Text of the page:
First, Russia set up its pieces on the board’s central-western sector, between Aleppo and Damascus, including the coastal region. Turkey followed suit, arranging its forces in the board’s northern sector along the Syrian-Turkish border, including an effort to safeguard its interests in the Kurdish region. The United States focused its warfare against the Islamic State primarily in northeastern Syria and is now trying to reorganize its pieces in the southeastern square of the Syria game board.
As a result, the country’s southwestern region, from Daraa to the Golan Heights, remains open for activity and influenced by Israel and Jordan, which must begin taking action before it is too late. Contacts are apparently underway to formulate a joint Israeli-Jordanian-American strategy aimed at preventing Iranian influence and the presence of its proxies, especially Hezbollah and Shiite militias, in the southern square of the Syrian game board. Israel and Jordan must also prepare themselves for the possibility that Islamic State fighters fleeing northeastern Syria could move southward and link up with the Islamic State branch at the border in the Golan Heights.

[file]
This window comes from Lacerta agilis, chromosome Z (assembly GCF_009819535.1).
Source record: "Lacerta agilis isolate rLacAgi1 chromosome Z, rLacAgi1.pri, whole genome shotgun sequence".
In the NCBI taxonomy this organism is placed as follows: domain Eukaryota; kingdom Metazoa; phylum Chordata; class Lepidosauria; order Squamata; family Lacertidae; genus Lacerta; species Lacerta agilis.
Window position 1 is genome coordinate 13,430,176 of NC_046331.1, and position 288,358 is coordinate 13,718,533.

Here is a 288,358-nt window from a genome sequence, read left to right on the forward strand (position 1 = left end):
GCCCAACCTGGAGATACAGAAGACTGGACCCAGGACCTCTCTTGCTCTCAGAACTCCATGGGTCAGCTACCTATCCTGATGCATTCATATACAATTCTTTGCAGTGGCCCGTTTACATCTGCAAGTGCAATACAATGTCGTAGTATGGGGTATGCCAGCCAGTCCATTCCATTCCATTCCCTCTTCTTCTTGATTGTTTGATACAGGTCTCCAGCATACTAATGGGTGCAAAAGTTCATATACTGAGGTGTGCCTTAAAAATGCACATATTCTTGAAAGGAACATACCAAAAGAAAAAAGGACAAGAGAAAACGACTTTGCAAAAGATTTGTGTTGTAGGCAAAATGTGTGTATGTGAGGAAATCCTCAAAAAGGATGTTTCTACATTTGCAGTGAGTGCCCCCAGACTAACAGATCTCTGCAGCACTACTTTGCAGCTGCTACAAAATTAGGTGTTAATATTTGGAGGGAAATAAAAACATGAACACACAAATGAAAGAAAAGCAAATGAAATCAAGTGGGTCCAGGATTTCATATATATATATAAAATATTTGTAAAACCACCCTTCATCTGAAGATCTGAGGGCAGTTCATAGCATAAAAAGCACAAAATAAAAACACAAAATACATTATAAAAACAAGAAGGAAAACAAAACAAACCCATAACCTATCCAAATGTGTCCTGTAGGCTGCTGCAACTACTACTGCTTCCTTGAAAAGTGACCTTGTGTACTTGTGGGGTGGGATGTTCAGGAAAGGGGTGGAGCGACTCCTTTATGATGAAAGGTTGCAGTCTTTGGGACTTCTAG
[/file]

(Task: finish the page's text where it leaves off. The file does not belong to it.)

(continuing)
Moreover, Israel must not forget Russia’s influence in Syria and the need to reach understandings with Moscow, at least on a clandestine level, regarding every move in this direction. Syria may have understood as much, which would explain the increased intensity of the pro-Assad coalition’s attacks in the Daraa region over the past few weeks, primarily from the air. Still, Russia understands that Israel possesses the capacity to cause significant damage in Syria, and therefore prefers to maintain understandings with Israel and take Israel’s concerns seriously.